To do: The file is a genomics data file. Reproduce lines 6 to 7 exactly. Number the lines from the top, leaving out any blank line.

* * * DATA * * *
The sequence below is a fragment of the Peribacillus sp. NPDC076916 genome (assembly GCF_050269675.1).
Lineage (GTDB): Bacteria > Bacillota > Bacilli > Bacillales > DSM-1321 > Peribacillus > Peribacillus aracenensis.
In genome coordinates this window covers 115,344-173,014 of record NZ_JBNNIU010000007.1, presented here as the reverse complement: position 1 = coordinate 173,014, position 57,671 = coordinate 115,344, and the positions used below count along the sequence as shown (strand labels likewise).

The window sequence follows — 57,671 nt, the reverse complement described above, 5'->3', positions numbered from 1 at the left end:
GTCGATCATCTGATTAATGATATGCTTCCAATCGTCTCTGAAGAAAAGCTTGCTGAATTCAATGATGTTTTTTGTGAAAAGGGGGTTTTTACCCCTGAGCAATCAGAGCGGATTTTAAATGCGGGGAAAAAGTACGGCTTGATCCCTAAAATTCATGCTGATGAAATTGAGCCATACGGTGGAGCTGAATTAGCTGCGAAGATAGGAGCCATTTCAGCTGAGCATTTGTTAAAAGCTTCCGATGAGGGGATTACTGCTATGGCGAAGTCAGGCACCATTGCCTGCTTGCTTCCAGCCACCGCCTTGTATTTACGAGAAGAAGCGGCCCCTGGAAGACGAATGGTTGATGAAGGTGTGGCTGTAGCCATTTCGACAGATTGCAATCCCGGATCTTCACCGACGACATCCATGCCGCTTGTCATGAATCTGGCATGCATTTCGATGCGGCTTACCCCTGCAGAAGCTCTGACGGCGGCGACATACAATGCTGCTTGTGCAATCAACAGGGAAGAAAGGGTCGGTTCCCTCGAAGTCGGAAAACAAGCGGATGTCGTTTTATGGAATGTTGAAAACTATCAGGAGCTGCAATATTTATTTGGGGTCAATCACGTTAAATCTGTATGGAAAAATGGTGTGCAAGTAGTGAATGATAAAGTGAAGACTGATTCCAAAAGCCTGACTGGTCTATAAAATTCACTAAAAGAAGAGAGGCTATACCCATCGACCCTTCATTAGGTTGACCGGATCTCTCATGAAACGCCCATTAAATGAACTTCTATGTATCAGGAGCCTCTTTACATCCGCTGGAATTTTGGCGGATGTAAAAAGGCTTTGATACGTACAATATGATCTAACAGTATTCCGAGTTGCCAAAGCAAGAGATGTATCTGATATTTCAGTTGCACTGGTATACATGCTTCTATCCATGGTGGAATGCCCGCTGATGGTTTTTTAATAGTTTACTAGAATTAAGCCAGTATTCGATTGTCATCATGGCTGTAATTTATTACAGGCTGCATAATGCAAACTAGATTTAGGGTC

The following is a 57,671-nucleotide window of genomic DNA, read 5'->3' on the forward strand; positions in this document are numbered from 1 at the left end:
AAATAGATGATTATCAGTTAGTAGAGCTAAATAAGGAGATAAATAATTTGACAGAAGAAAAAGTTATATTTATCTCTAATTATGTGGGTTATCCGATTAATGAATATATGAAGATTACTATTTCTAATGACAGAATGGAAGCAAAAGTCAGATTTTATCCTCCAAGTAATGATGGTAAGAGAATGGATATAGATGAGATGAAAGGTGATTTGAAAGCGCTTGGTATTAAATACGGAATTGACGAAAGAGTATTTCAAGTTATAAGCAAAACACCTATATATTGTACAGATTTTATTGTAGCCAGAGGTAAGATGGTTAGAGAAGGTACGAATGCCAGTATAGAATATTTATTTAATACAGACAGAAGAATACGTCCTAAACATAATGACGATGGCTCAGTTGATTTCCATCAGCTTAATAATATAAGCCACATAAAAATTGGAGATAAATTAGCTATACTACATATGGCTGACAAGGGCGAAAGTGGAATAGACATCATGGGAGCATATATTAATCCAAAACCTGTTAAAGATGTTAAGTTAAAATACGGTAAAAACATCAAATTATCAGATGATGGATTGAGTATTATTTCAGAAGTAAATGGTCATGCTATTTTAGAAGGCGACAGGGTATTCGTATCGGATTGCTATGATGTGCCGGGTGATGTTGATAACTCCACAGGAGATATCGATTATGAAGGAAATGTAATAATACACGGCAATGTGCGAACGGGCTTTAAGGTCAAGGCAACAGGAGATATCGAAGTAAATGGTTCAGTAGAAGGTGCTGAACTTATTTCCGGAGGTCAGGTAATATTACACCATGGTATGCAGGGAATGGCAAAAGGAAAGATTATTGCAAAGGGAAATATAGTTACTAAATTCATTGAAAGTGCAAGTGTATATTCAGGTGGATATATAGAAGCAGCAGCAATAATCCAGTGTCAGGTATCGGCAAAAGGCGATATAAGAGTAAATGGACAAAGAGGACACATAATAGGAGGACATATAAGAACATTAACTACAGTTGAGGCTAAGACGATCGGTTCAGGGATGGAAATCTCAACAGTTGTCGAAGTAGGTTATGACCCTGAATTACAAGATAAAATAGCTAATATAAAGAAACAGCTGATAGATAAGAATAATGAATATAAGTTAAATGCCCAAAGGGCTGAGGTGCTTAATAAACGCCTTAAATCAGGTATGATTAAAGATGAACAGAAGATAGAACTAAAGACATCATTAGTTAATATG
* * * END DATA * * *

The following is a 57,671-nucleotide window of genomic DNA, read 5'->3' on the forward strand; positions in this document are numbered from 1 at the left end:
AAATAGATGATTATCAGTTAGTAGAGCTAAATAAGGAGATAAATAATTTGACAGAAGAAAAAGTTATATTTATCTCTAATTATGTGGGTTATCCGATTAATGAATATATGAAGATTACTATTTCTAATGACAGAATGGAAGCAAAAGTCAGATTTTATCCTCCAAGTAATGATGGTAAGAGAATGGATATAGATGAGATGAAAGGTGATTTGAAAGCGCTTGGTATTAAATACGGAATTGACGAAAGAGTATTTCAAGTTATAAGCAAAACACCTATATATTGTACAGATTTTATTGTAGCCAGAGGTAAGATGGTTAGAGAAGGTACGAATGCCAGTATAGAATATTTATTTAATACAGACAGAAGAATACGTCCTAAACATAATGACGATGGCTCAGTTGATTTCCATCAGCTTAATAATATAAGCCACATAAAAATTGGAGATAAATTAGCTATACTACATATGGCTGACAAGGGCGAAAGTGGAATAGACATCATGGGAGCATATATTAATCCAAAACCTGTTAAAGATGTTAAGTTAAAATACGGTAAAAACATCAAATTATCAGATGATGGATTGAGTATTATTTCAGAAGTAAATGGTCATGCTATTTTAGAAGGCGACAGGGTATTCGTATCGGATTGCTATGATGTGCCGGGTGATGTTGATAACTCCACAGGAGATATCGATTATGAAGGAAATGTAATAATACACGGCAATGTGCGAACGGGCTTTAAGGTCAAGGCAACAGGAGATATCGAAGTAAATGGTTCAGTAGAAGGTGCTGAACTTATTTCCGGAGGTCAGGTAATATTACACCATGGTATGCAGGGAATGGCAAAAGGAAAGATTATTGCAAAGGGAAATATAGTTACTAAATTCATTGAAAGTGCAAGTGTATATTCAGGTGGATATATAGAAGCAGCAGCAATAATCCAGTGTCAGGTATCGGCAAAAGGCGATATAAGAGTAAATGGACAAAGAGGACACATAATAGGAGGACATATAAGAACATTAACTACAGTTGAGGCTAAGACGATCGGTTCAGGGATGGAAATCTCAACAGTTGTCGAAGTAGGTTATGACCCTGAATTACAAGATAAAATAGCTAATATAAAGAAACAGCTGATAGATAAGAATAATGAATATAAGTTAAATGCCCAAAGGGCTGAGGTGCTTAATAAACGCCTTAAATCAGGTATGATTAAAGATGAACAGAAGATAGAACTAAAGACATCATTAGTTAATATG